Investigate the story of WWII mobilization and production efforts. From files demonstrating closed gate practices and the activities of the Fair Employment Practices Commission, to ordnance plant propaganda pieces, to OPA rationing efforts, this workshop will feature documents that highlight various aspects of the WWII Midwest home front, as well as curricular components.
Discover the tension and results of the Cold War. From measures designed to keep us “safe” to the prosecution of spies and communist witch hunts to the reaction after Sputnik, this workshop will explore the Cold War through National Archives documents. Curriculum connections and techniques to solicit deeper student understanding of this time period will also be discussed.
Seeking Justice and Equality: Women and the 1964 Civil Rights Act
Carolyn wanted to play baseball. Jo Carol and Susan wanted to stay in their classrooms and teach. Thelma, Helen, and Alice wanted access to jobs and equal pay. Learn about the stories of these Midwestern women and others who sought equality and justice through the federal courts after the passage of the 1964 Civil Rights Act. In addition to reviewing relevant National Archives court documents, we will explore newspaper articles, selected memoirs, documentary clips, and relevant laws to gain a rich understanding of the journey these women took.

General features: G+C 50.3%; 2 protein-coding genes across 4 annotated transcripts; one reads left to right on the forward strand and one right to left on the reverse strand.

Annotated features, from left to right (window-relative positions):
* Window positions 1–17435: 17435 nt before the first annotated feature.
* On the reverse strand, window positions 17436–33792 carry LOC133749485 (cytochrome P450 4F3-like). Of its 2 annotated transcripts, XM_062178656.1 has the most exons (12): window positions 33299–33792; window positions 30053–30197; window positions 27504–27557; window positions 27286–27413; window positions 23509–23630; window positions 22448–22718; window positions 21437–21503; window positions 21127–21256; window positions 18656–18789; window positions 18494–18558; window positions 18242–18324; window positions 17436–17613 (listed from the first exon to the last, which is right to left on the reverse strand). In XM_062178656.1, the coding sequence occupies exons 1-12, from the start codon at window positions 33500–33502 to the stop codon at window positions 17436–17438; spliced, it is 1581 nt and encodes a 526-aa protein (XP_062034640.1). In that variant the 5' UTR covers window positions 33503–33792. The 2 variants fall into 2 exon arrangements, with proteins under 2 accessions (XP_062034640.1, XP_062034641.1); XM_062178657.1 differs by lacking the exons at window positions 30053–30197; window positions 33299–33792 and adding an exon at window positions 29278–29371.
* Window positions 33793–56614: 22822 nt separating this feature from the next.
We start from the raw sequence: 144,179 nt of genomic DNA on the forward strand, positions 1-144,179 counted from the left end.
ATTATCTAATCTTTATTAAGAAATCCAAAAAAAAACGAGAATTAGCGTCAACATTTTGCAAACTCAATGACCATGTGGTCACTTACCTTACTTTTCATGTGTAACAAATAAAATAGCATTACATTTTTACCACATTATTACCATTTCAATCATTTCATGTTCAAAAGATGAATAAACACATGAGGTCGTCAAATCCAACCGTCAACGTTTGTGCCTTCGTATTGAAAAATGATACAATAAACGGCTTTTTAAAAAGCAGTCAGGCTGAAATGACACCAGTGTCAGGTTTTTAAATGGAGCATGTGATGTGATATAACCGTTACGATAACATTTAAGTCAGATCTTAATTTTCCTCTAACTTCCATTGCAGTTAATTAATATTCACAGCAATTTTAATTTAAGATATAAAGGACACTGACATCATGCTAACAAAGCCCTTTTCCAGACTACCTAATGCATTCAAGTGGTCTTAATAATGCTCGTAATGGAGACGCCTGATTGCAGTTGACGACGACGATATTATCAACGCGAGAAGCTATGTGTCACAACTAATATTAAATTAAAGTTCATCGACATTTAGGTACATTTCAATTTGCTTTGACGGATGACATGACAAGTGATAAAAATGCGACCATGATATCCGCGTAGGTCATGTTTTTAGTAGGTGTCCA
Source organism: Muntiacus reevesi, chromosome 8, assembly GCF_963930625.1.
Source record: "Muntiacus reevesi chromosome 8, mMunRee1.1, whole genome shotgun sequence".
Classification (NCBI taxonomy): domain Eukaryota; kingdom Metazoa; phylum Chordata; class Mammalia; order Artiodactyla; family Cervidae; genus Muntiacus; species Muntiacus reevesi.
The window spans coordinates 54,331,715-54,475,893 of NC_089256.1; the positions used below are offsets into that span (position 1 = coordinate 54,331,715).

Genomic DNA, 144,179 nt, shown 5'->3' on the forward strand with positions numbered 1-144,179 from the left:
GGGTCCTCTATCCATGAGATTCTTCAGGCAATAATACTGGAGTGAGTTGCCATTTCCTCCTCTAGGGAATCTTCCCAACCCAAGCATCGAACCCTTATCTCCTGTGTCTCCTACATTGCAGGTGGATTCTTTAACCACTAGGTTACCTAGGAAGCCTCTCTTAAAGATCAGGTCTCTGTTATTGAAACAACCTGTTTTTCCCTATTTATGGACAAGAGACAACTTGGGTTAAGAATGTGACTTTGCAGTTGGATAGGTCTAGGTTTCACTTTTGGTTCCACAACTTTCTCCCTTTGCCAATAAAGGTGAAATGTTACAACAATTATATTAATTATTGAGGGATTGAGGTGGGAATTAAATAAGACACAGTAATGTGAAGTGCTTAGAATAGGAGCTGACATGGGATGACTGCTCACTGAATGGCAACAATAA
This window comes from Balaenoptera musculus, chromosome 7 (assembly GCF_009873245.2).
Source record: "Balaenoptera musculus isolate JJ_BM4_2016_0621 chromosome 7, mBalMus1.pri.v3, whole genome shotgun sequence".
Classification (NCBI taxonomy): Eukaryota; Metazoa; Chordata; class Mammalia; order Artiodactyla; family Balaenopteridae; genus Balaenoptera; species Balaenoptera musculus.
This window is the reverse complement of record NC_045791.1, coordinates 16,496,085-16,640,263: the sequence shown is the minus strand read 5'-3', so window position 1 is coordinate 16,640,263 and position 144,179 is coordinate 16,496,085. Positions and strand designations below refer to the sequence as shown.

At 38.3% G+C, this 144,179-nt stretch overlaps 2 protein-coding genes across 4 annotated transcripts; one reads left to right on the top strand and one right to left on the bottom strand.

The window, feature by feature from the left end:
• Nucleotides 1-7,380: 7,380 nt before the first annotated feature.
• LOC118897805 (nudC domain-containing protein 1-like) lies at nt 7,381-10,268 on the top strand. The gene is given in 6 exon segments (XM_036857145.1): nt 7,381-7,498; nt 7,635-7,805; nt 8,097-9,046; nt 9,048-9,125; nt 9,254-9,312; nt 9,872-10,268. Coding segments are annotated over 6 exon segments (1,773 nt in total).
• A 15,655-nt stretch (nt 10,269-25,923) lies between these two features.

The Journey for Civil Rights
This workshop will explore the multiple efforts and components of the Civil Rights movement. In addition to reviewing documents from the traditional Civil Rights stories, such as Rosa Parks and Brown v. Board of Education for new insights, you will have the opportunity to examine National Archives sources that capture the fight for integrated schools, fair housing, and equal employment opportunities in neighborhoods around the corner and across the country.